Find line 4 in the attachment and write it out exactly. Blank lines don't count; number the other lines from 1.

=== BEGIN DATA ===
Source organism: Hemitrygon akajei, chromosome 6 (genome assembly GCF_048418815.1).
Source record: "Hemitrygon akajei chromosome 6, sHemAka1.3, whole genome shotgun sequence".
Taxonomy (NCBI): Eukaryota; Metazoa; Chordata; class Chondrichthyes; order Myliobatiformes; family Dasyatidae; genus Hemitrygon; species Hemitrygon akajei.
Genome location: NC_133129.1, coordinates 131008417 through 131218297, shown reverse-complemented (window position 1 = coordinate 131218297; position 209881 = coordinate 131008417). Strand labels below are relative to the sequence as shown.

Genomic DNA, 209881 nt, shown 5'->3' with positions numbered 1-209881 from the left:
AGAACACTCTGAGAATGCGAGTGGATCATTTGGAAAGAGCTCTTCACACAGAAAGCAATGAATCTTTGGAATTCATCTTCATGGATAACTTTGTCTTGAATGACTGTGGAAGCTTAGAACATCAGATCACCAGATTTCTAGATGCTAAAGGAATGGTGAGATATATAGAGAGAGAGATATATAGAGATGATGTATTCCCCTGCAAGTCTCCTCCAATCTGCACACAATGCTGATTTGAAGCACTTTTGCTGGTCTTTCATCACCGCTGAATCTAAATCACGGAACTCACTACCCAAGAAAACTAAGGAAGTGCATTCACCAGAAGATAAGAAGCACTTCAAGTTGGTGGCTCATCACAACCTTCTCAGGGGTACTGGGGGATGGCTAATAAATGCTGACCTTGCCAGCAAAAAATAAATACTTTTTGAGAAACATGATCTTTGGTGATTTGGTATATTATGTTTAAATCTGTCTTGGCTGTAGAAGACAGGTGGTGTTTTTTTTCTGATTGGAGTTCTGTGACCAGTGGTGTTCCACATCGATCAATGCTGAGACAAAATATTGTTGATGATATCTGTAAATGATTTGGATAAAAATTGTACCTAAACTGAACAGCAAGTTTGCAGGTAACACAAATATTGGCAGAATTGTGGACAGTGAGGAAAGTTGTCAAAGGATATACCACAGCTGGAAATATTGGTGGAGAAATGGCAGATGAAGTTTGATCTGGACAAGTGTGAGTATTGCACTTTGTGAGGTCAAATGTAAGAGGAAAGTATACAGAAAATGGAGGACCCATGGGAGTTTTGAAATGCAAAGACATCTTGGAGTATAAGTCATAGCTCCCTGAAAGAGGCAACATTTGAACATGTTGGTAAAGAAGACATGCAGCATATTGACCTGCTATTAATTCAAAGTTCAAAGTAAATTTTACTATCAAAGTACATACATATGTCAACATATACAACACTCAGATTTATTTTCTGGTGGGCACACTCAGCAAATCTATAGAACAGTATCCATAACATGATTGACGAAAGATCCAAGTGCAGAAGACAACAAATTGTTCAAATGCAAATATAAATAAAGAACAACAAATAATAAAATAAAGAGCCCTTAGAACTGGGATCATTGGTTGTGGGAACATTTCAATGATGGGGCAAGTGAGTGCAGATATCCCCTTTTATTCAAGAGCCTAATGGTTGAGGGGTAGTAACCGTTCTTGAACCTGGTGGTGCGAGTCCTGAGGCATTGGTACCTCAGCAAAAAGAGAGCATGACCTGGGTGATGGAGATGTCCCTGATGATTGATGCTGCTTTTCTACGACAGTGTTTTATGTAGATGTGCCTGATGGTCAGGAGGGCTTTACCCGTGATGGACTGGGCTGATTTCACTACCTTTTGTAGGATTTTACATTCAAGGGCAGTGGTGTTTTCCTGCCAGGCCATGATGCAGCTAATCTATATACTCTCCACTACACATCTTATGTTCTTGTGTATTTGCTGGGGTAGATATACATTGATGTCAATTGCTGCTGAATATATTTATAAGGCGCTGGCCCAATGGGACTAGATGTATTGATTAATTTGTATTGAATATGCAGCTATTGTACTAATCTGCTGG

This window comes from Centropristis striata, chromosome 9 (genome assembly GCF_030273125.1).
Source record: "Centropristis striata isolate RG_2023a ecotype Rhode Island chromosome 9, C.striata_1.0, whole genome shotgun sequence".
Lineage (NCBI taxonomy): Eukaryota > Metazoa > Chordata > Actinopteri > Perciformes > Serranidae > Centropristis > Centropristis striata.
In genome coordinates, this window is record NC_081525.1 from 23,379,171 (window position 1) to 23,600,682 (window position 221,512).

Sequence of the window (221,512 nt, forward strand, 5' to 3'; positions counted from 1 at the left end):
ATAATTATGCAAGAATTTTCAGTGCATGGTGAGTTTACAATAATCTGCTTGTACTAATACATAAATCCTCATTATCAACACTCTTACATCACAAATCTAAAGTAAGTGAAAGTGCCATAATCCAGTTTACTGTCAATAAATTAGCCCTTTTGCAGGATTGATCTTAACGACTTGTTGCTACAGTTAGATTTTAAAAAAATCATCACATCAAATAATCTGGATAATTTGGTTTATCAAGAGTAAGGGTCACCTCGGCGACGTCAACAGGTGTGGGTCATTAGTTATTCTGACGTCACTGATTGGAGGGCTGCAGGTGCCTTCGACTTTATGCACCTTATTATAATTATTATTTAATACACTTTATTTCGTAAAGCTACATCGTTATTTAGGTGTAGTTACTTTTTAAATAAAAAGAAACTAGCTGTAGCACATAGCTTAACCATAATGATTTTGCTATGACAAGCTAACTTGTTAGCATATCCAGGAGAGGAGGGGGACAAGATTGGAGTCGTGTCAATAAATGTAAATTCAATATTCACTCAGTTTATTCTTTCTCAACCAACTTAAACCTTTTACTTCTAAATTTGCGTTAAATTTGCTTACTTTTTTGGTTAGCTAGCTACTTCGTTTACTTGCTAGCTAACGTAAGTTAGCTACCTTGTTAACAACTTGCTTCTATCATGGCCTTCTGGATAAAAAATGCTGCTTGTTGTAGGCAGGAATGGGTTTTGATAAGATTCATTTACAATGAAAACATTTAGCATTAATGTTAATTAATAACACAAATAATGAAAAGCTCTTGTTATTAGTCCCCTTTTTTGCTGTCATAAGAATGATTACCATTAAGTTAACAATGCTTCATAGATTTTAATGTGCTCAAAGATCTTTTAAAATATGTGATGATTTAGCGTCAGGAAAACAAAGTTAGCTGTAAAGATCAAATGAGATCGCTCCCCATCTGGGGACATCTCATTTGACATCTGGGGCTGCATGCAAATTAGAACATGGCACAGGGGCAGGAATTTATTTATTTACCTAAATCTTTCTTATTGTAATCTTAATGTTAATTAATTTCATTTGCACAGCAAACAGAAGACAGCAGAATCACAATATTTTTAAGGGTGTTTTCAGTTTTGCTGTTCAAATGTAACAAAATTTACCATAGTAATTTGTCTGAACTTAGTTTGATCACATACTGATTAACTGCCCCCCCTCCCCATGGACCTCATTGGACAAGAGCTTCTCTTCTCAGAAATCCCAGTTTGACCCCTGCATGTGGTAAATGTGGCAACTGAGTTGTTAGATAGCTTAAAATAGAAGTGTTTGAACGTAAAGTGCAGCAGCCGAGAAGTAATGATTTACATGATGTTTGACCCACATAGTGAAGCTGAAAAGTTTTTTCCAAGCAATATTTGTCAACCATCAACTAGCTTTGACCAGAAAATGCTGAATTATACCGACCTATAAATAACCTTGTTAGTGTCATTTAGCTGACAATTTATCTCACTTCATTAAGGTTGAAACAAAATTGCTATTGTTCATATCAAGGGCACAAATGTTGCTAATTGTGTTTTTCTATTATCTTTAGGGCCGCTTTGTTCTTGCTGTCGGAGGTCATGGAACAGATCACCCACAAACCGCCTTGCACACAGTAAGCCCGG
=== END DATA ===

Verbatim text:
Genome location: NC_133129.1, coordinates 131008417 through 131218297, shown reverse-complemented (window position 1 = coordinate 131218297; position 209881 = coordinate 131008417). Strand labels below are relative to the sequence as shown.